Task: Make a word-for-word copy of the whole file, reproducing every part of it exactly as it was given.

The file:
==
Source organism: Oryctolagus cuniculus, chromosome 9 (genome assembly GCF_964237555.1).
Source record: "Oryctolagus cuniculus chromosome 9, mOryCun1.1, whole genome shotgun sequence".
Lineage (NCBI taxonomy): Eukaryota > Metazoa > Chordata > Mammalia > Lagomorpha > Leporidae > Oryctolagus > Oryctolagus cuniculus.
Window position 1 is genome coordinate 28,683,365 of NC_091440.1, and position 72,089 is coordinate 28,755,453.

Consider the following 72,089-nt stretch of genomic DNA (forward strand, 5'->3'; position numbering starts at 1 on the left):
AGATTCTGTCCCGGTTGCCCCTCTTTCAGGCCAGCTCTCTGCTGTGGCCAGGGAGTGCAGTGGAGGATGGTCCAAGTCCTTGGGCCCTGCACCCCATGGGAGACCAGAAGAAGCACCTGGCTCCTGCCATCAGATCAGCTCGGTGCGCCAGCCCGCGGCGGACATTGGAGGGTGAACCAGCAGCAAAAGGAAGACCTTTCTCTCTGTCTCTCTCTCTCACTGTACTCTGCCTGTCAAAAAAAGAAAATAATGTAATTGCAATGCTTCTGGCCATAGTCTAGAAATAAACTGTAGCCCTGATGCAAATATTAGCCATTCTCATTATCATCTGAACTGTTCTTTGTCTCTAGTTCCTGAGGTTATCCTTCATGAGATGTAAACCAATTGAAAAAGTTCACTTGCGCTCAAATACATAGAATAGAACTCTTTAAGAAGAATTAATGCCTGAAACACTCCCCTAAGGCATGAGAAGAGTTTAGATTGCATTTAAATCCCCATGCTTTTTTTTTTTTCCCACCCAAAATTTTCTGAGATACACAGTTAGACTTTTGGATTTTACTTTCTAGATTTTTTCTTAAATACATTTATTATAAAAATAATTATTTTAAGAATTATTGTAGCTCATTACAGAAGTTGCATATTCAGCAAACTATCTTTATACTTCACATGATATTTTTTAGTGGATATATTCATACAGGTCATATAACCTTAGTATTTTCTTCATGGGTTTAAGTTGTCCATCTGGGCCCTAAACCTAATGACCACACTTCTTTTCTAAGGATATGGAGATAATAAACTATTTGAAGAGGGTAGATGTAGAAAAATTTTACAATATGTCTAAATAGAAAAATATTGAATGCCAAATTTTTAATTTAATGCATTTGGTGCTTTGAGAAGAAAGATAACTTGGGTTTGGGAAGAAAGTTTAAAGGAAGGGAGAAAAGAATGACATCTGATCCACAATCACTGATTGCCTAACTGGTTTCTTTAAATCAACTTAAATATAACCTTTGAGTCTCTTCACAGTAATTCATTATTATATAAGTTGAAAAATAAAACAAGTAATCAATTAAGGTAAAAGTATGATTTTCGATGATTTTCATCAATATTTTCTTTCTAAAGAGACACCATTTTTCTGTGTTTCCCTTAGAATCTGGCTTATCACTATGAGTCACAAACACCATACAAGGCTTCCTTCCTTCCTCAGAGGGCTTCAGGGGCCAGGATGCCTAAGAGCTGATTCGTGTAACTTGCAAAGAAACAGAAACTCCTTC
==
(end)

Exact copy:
Source organism: Oryctolagus cuniculus, chromosome 9 (genome assembly GCF_964237555.1).
Source record: "Oryctolagus cuniculus chromosome 9, mOryCun1.1, whole genome shotgun sequence".
Lineage (NCBI taxonomy): Eukaryota > Metazoa > Chordata > Mammalia > Lagomorpha > Leporidae > Oryctolagus > Oryctolagus cuniculus.
Window position 1 is genome coordinate 28,683,365 of NC_091440.1, and position 72,089 is coordinate 28,755,453.

Consider the following 72,089-nt stretch of genomic DNA (forward strand, 5'->3'; position numbering starts at 1 on the left):
AGATTCTGTCCCGGTTGCCCCTCTTTCAGGCCAGCTCTCTGCTGTGGCCAGGGAGTGCAGTGGAGGATGGTCCAAGTCCTTGGGCCCTGCACCCCATGGGAGACCAGAAGAAGCACCTGGCTCCTGCCATCAGATCAGCTCGGTGCGCCAGCCCGCGGCGGACATTGGAGGGTGAACCAGCAGCAAAAGGAAGACCTTTCTCTCTGTCTCTCTCTCTCACTGTACTCTGCCTGTCAAAAAAAGAAAATAATGTAATTGCAATGCTTCTGGCCATAGTCTAGAAATAAACTGTAGCCCTGATGCAAATATTAGCCATTCTCATTATCATCTGAACTGTTCTTTGTCTCTAGTTCCTGAGGTTATCCTTCATGAGATGTAAACCAATTGAAAAAGTTCACTTGCGCTCAAATACATAGAATAGAACTCTTTAAGAAGAATTAATGCCTGAAACACTCCCCTAAGGCATGAGAAGAGTTTAGATTGCATTTAAATCCCCATGCTTTTTTTTTTTTCCCACCCAAAATTTTCTGAGATACACAGTTAGACTTTTGGATTTTACTTTCTAGATTTTTTCTTAAATACATTTATTATAAAAATAATTATTTTAAGAATTATTGTAGCTCATTACAGAAGTTGCATATTCAGCAAACTATCTTTATACTTCACATGATATTTTTTAGTGGATATATTCATACAGGTCATATAACCTTAGTATTTTCTTCATGGGTTTAAGTTGTCCATCTGGGCCCTAAACCTAATGACCACACTTCTTTTCTAAGGATATGGAGATAATAAACTATTTGAAGAGGGTAGATGTAGAAAAATTTTACAATATGTCTAAATAGAAAAATATTGAATGCCAAATTTTTAATTTAATGCATTTGGTGCTTTGAGAAGAAAGATAACTTGGGTTTGGGAAGAAAGTTTAAAGGAAGGGAGAAAAGAATGACATCTGATCCACAATCACTGATTGCCTAACTGGTTTCTTTAAATCAACTTAAATATAACCTTTGAGTCTCTTCACAGTAATTCATTATTATATAAGTTGAAAAATAAAACAAGTAATCAATTAAGGTAAAAGTATGATTTTCGATGATTTTCATCAATATTTTCTTTCTAAAGAGACACCATTTTTCTGTGTTTCCCTTAGAATCTGGCTTATCACTATGAGTCACAAACACCATACAAGGCTTCCTTCCTTCCTCAGAGGGCTTCAGGGGCCAGGATGCCTAAGAGCTGATTCGTGTAACTTGCAAAGAAACAGAAACTCCTTC